Brooke Paz, president of Students for Life, is a pro-life activist in the millennial generation

In 2017 Millennials Issue
(Katie Albertson / Daily Titan)

Brooke Paz, a third-year public relations major, spent many afternoons alone when she first started the Cal State Fullerton Students for Life chapter during her first semester on campus. She was often the only attendee at meetings and only occasionally accompanied by another club member.

“I’d text my treasurer ‘Are you coming today?’ and sometimes he would say ‘Oh I can’t come today.’ Half the time even he didn’t show up,” Paz said.

After attending a church seminar the summer before she attended CSUF, she chose to go to a breakout session which discussed abortion in terms of biology and political views. When she found the SFL table, she was encouraged to start a club at CSUF.

Despite the difficulty of finding members for the club, Paz continued on with it even when she couldn’t find students interested, thanks to the support of her family.

Paz said she considers herself to be a conservative and “pro-life” activist. In addition to starting the CSUF chapter of SFL, Paz has spoken outside of Planned Parenthood locations as a part of a “Sock it to Planned Parenthood” rally in Whittier. She believes in federally defunding Planned Parenthood.

She is considered a minority in her generation. According to the Pew Research Center, support for abortion is strongest among the 18 to 29 age group, with 65 percent believing abortion should be legal in most cases.

Attitude toward abortion has changed, and the gap between anti-abortion and pro-abortion rights has narrowed, according to a Gallup poll.

The CSUF chapter of SFL has been active on campus since spring 2015. Since the club’s founding, it has thrown a baby shower for a pregnant student and grown its membership from two members to over 25.

Recently, the group successfully petitioned Associated Students, Inc. to include diaper-changing stations in the Titan Student Union. They gathered more than 300 signatures from students, staff and visitors in support of a resolution to include changing stations in at least one women’s and men’s bathroom on the floors of each building.

The club has worked hard to make itself a positive one on campus, Paz said, and has set itself apart from the typical image of a “pro-lifer.” To accomplish this, the club has focused its efforts on campus toward supporting student-parents and testing for sexually transmitted diseases.

“I think the pro-life movement is understanding that they need to make it more clear they support women, babies, families and dads,” Paz said.

When the Center for Bio-Ethical Reform, an anti-abortion group, expressed interest in coming to CSUF with signs that displayed graphic images of abortions, they contacted Paz and she declined to host the organization.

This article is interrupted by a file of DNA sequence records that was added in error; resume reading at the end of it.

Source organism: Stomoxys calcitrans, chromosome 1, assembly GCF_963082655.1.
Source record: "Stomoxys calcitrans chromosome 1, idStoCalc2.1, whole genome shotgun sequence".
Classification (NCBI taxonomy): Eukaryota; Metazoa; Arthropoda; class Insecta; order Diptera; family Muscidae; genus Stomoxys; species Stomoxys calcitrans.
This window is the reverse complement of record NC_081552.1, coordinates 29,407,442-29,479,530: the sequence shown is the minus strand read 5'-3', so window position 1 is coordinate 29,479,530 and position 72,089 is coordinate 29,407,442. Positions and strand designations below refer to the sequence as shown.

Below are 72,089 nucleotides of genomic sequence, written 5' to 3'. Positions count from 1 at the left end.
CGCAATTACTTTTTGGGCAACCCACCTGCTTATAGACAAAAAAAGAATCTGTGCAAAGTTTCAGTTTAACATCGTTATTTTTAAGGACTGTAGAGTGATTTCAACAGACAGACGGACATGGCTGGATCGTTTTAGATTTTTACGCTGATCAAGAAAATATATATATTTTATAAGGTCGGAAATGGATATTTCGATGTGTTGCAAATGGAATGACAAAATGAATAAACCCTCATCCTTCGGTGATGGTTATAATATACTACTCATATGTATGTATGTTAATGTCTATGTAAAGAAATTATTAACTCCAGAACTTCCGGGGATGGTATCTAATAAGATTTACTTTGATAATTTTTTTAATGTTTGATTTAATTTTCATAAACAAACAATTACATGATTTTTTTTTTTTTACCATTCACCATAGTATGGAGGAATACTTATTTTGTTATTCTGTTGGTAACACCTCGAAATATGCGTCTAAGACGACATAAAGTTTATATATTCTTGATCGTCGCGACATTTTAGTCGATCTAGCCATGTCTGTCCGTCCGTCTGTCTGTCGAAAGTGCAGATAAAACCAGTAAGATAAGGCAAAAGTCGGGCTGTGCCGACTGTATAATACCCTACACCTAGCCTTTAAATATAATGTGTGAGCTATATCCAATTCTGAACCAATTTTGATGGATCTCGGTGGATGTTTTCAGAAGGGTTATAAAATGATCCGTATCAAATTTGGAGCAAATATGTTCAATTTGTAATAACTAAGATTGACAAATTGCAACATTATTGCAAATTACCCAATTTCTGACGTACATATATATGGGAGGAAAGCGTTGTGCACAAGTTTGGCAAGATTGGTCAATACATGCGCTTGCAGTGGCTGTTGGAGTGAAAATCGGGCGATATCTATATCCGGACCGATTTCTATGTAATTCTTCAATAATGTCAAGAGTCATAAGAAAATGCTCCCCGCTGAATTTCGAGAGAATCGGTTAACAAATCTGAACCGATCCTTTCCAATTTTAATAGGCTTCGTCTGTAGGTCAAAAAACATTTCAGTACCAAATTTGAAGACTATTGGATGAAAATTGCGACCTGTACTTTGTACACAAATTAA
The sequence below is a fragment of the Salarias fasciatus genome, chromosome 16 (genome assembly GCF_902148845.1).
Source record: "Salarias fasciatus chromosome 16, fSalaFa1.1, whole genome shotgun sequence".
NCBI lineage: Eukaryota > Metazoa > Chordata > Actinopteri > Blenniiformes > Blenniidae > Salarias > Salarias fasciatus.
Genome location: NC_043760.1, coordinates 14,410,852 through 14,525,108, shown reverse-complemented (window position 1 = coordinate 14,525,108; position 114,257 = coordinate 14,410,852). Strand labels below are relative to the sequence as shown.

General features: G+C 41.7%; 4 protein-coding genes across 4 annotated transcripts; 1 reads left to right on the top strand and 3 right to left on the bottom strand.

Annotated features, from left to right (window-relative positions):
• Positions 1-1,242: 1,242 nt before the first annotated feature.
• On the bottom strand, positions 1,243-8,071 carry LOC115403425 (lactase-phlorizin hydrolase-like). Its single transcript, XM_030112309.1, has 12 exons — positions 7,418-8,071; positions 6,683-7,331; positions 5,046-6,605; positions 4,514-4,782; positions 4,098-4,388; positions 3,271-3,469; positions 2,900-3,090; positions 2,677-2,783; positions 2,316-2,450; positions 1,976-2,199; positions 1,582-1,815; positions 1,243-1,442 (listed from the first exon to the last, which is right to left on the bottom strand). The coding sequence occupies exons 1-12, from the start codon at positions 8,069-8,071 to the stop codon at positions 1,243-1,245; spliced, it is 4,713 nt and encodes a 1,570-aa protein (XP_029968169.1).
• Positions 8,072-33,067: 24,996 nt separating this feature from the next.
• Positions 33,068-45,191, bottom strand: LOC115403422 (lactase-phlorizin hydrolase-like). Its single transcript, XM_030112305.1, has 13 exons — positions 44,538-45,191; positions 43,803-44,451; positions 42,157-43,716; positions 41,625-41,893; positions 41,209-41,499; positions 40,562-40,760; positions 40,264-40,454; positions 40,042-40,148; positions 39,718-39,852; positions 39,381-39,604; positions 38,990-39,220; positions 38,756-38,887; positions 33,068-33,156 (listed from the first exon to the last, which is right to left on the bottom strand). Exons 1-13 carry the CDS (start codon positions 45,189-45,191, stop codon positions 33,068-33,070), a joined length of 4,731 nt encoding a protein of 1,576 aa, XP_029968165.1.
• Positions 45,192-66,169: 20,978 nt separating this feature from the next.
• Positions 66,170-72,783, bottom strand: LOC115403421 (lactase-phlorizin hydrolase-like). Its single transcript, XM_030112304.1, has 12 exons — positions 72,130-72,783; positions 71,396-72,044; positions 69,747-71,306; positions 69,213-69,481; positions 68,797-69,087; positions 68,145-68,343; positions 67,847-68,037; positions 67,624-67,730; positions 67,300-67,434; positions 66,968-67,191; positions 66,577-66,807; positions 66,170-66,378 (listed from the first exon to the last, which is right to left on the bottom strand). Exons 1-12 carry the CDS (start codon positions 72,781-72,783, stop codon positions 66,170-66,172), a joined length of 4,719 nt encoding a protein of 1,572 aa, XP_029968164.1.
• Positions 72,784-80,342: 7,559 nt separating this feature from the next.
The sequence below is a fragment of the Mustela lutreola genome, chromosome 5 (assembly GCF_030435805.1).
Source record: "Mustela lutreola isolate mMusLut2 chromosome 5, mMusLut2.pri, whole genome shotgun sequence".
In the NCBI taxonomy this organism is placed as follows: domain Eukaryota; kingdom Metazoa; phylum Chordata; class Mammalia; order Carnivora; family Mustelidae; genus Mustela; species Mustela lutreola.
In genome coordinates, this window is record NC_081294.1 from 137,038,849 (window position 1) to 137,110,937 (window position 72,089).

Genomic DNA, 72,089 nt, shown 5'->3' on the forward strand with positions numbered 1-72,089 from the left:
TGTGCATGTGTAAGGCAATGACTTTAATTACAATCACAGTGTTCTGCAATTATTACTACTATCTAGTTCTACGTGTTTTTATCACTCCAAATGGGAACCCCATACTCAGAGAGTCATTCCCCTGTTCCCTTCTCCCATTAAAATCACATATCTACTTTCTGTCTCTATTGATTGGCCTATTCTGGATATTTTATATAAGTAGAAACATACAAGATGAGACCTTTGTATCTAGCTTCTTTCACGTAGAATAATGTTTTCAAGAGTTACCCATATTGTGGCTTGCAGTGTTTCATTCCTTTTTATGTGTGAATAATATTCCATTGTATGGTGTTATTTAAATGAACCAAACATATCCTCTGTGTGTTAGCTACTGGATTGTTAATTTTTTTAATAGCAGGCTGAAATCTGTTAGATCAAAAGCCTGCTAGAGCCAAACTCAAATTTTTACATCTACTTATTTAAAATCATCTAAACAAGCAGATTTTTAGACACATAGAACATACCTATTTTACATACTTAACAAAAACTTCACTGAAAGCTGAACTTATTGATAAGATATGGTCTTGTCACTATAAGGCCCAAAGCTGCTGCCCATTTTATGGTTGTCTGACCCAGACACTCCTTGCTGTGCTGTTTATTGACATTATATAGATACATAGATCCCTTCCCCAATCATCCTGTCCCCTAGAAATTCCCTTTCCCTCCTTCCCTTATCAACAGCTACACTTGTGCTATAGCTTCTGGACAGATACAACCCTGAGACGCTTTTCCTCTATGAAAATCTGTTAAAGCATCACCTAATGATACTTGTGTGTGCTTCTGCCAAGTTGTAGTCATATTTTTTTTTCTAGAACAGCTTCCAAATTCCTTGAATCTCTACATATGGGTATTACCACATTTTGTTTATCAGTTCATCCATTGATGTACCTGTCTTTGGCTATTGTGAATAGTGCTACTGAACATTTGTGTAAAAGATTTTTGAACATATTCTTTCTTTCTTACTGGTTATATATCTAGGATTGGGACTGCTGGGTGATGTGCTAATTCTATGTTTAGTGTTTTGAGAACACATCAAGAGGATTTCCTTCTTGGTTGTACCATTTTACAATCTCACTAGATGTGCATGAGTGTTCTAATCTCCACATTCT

“I was like ‘Hey sorry, I don’t like graphic imagery,’” Paz said. “Good for you if that works for you and your organization, but I don’t want it on my campus. It’s just not in alignment with what we do. We focus on supporting pregnant and parenting students.”

Because Paz is aware of the potential psychological effects on a woman after receiving an abortion, she said she believes the best way to reach them is to show compassion and understanding even if she wishes the woman would have made a different choice.

“I was afraid that a woman who had an abortion before would walk by, who’s already feeling guilty, would just feel more guilty by seeing that … That’s not why I’m here … I’m here to help,” Paz said.

She has recently began working at a crisis pregnancy helpline center, where they connect women with resources for medical and non-medical services. She believes in showing compassion and educating the people she talks to, even when their views are different.

“Believe it or not, I’m here for the woman post-abortive who doesn’t know her options and doesn’t know what her rights were in that situation and is feeling ashamed. I don’t want her to feel that way,” Paz said.

In the future, Paz hopes to improve the sense of community within her club. She wants to continue building her skills as a leader and continue to make the club better.

Even though Paz wants to improve, Pacific Southwest Regional coordinator for SFL Camille Rodriguez admires Paz’s current qualities.

“She will sit with her club, they’ll make a plan and then they’ll execute it. That follow through is a testament of her leadership,” Rodriguez said.

Paz said she has a closet in her home filled with baby supplies like car seats, clothes and bottles. For the upcoming semester she hopes to find a pregnant student in need, so she can give them resources and provide them with the supplies she has.

“I just need to find them, and I would love to just dump that all on one girl next semester,” Paz said.

Her motto is “love them both,” even after the baby is born. She said she wants the anti-abortion movement to also be “pro-woman” and provide the mother and child with the best shot at life.

She plans to continue educating the campus with upcoming events including their Everyone Deserves a Birthday event where club members pass out free cupcakes, and plans on bringing a mobile Obria Medical Clinic unit that will provide free screenings for STDs and pregnancy tests.

“I think going forward, education is vital … And in this era of scientific advancement … Continuing educating myself and my members and the people we talk to is really important,” Paz said. “Conversations, I think that’s most effective.”

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